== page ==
The Committee also made honorable mention of:

Katherine Baicker, Sendhil Mullainathan and Joshua Schwartzstein “Behavioral hazard in health insurance” Quarterly Journal of Economics (2015) 1623-1667.

 

Committee Membership 2017

Membership of the Arrow Award Committee is refreshed each year and members can serve for up to two three-year terms.

Chair: Christopher Ruhm, University of Virginia, USA

Co-Chair: Luigi Siciliani, University of York, UK

 

Term Expires at the end of 2017:

*Ana Balsa, Universidad de Montevideo, Uruguay

Anne Case, Princeton University, USA

Jonathan Kolstad, University of California, Berkeley, USA

Joachim Winter,  Ludwig-Maximilians-Universität München, Germany

Winnie Yip, University of Oxford, UK / Harvard University, USA

 

Term Expires at the end of 2018:

Jeffrey Clemens, University of California San Diego, USA

*Sherry Glied, Columbia University, USA

Joshua Gottlieb, University of British Columbia, Canada

*Petter Lundborg, Lund University, Sweden

*Tony Scott, University of Melbourne, Australia

 

Term Expires at the end of 2019:

Joan Costa-i-Font, London School of Economics, UK

* Brigitte Dormont, Université Paris Dauphine, France

* Kate Ho, Columbia University, USA

* Jui-fen Rachel Lu, Chang Gung University, Taiwan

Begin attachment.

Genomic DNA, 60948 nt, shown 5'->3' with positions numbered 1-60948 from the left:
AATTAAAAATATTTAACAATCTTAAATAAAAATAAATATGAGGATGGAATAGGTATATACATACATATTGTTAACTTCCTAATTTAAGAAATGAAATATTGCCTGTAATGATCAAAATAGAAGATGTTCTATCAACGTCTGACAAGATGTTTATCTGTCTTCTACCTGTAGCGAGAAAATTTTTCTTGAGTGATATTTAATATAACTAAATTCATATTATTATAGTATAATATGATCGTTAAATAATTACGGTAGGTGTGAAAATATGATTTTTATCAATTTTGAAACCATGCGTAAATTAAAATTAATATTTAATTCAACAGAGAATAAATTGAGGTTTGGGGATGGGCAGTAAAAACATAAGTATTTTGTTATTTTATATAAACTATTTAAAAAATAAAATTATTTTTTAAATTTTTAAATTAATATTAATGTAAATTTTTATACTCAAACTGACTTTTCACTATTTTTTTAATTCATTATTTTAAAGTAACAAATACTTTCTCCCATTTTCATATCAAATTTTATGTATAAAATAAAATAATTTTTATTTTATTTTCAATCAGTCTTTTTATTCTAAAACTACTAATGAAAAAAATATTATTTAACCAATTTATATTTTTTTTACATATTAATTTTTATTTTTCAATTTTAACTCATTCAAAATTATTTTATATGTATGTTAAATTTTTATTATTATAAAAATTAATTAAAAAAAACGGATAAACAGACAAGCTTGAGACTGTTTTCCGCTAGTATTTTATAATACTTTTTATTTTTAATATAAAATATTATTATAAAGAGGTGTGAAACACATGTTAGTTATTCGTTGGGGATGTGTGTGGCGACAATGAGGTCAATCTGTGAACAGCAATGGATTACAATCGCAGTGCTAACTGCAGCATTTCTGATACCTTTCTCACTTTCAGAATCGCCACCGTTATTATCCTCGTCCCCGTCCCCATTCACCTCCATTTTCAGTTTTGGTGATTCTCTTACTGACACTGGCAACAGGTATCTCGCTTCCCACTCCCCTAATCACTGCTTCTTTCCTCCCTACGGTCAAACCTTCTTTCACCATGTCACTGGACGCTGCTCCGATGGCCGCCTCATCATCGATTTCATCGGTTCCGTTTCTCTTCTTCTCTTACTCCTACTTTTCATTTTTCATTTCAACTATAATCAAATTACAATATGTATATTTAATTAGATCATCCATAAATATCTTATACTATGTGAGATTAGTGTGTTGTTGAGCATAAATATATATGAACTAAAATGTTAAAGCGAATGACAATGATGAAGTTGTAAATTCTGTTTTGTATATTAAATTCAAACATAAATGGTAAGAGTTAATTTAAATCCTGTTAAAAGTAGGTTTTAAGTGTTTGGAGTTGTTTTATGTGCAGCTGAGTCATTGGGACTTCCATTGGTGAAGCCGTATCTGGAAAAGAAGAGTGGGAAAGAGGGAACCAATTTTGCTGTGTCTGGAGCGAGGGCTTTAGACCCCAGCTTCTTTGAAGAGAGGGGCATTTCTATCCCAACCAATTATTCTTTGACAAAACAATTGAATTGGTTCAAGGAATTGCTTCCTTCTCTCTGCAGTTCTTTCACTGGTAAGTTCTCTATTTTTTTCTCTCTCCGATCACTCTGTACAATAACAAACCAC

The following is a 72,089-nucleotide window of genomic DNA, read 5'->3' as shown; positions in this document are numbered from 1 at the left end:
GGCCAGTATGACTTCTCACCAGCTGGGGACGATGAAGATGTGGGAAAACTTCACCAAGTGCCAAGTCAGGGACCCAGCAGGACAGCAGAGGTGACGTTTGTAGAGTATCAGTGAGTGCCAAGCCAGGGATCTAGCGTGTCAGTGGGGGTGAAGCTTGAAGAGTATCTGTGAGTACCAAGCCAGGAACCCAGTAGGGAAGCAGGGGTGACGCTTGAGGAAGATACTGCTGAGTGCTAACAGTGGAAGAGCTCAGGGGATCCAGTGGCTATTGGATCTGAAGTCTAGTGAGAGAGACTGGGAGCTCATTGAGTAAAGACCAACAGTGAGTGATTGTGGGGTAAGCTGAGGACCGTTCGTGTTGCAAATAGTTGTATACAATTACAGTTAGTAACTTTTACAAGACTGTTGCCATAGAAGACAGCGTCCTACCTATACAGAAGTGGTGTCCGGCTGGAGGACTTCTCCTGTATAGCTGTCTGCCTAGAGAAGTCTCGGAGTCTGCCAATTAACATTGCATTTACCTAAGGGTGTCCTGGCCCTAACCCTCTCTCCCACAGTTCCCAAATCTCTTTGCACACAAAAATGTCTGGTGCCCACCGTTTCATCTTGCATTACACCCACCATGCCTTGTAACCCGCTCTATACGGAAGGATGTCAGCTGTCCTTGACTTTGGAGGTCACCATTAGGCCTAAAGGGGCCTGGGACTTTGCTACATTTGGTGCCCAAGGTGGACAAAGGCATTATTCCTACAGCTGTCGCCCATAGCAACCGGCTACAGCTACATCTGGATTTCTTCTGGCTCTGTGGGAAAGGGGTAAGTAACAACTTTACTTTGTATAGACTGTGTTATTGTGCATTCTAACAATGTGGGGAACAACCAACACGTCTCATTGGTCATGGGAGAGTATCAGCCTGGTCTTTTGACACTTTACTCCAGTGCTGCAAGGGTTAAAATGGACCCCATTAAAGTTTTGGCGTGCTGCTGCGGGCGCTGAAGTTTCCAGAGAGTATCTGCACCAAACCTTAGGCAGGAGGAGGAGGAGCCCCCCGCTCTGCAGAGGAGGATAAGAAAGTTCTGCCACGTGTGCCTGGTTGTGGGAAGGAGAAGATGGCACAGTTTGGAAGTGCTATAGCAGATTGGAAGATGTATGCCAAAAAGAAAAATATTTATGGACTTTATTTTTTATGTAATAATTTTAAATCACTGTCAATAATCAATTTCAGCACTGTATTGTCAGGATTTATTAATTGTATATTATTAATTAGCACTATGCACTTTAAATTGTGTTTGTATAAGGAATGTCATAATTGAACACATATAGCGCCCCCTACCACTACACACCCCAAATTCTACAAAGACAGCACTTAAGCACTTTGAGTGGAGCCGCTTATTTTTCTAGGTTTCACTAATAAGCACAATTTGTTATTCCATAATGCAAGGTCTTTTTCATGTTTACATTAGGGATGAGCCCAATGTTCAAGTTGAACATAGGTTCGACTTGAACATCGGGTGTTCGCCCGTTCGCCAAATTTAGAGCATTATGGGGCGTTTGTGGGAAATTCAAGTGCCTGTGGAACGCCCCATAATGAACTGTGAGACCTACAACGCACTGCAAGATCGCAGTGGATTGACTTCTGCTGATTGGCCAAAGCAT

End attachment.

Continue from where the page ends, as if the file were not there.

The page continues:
Rodrigo R. Soares, Columbia University, USA

(* = 2nd and final term)

 

Year

Award

Winning Paper

2016

24th

Eric Budish, Benjamin N. Roin and Heidi Williams. 2015. Do firms underinvest in long-term research? Evidence from cancer clinical trials.American Economic Review105(7): 2044-2085.

2015

23rd

Jeffrey Clemens and Joshua D. Gottlieb. 2014. Do Physicians' Financial Incentives Affect Treatment Patterns and Patient Health? American Economic Review104(4): 1320-49.

2014

22nd

Jonathan T. Kolstad. 2013. Information and quality when motivation is intrinsic: evidence from surgeon report cards. American Economic Review,103(7):2875-2910.

2013

21st

Amy Finkelstein, Sarah Taubman, Bill Wright, Mira Bernstein, Jonathan Gruber, Joseph P. Newhouse, Heidi Allen, Katherine Baicker, and the Oregon Health Study Group. 2012. The Oregon Health Insurance Experiment: Evidence from the First Year. Quarterly Journal of Economics, 127(3):1057-1106